BASIC ECONOMIC EDUCATION: COURSE DEVELOPMENT AND SEQUENCING

Traditionally, extension programs have focused on relatively short (one hour to one day) programs that provide participants with an "overview" of the topic being presented. Some have characterized these types of programs as "dog and pony shows" that have much flare, but leave participants with little real substance that will influence the manner in which they make economic decisions. An alternative approach has been the course or workshop approach that attempts to provide a more in-depth discussion of the topic under consideration. The general belief has been that this approach is much more difficult to sell to potential extension clientele, but one that does provide for a more realistic educational experience that can change the way people make decisions. The purpose of this paper is to outline both advantages and disadvantages of the course approach to extension programs. The paper will also address some of the achninistrative issues associated with offering extension courses. Finally, the paper will conclude with a review of sequencing issues, i.e., do extension programs build upon each other, or are they simply a smorgasboard of topics?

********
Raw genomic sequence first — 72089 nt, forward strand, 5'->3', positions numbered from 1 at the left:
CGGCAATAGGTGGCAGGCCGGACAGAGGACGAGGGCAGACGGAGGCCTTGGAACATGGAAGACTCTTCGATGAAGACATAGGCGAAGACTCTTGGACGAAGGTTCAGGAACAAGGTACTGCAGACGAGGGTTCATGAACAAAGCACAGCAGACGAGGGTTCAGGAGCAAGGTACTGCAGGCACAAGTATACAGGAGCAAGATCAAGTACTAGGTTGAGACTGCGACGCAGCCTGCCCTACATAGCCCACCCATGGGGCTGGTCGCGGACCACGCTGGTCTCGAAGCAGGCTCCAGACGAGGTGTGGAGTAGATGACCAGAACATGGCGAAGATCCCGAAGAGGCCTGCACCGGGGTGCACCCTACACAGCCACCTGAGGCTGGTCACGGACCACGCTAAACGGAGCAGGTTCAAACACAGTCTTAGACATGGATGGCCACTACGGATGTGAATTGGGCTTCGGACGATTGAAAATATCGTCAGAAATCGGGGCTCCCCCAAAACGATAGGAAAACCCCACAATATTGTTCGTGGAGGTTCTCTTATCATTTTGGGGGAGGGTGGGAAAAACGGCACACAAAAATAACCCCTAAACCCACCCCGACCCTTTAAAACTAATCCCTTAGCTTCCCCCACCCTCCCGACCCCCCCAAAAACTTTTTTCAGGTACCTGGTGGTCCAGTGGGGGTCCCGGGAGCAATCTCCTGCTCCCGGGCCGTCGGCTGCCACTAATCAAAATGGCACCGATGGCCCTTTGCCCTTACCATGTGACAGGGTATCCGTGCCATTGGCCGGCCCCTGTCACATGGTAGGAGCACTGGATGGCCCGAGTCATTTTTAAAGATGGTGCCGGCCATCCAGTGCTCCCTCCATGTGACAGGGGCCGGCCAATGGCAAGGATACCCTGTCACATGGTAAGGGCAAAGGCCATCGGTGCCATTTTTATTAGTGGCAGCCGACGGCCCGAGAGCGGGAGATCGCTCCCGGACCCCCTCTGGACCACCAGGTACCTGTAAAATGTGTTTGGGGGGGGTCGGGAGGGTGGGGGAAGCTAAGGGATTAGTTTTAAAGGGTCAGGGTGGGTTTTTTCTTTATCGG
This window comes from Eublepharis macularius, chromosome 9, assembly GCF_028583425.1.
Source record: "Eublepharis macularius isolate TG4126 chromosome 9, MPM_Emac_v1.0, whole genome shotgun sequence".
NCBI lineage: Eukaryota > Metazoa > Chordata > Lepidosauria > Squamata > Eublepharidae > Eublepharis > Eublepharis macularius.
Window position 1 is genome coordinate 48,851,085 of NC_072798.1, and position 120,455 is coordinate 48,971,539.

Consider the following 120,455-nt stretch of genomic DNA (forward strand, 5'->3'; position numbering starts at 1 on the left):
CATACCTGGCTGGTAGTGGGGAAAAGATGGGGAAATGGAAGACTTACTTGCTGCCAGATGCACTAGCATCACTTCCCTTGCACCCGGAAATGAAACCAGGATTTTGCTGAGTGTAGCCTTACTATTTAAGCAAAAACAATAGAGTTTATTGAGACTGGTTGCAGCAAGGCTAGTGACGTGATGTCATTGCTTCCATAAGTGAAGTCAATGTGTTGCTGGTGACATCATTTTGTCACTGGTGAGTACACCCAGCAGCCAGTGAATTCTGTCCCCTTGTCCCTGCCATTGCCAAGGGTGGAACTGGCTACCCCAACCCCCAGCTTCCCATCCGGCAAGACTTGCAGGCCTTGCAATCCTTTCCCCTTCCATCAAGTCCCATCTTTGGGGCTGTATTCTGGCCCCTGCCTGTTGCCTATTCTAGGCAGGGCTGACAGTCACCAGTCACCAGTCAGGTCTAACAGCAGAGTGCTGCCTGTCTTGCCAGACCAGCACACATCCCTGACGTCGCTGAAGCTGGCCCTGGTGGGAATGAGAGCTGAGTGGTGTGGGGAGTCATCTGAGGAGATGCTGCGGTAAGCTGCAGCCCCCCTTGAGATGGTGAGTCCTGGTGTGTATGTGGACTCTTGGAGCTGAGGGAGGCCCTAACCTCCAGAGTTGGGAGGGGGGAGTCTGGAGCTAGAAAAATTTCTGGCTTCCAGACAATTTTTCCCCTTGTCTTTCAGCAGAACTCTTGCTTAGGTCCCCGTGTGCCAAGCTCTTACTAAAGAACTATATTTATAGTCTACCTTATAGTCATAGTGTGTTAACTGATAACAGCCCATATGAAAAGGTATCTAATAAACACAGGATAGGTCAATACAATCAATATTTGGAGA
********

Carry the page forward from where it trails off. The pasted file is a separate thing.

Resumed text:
Issue Date:
May 07 1985
Publication Type:
Conference Paper/ Presentation
Language:
English
Total Pages:
16
Note:
From the 1985 North Central Region Farm Management Extension Workshop "FARM MANAGEMENT: CHALLENGES AND RESPONSIBILITIES FOR A NEW AGE"




 Record created 2017-07-26, last modified 2017-08-29

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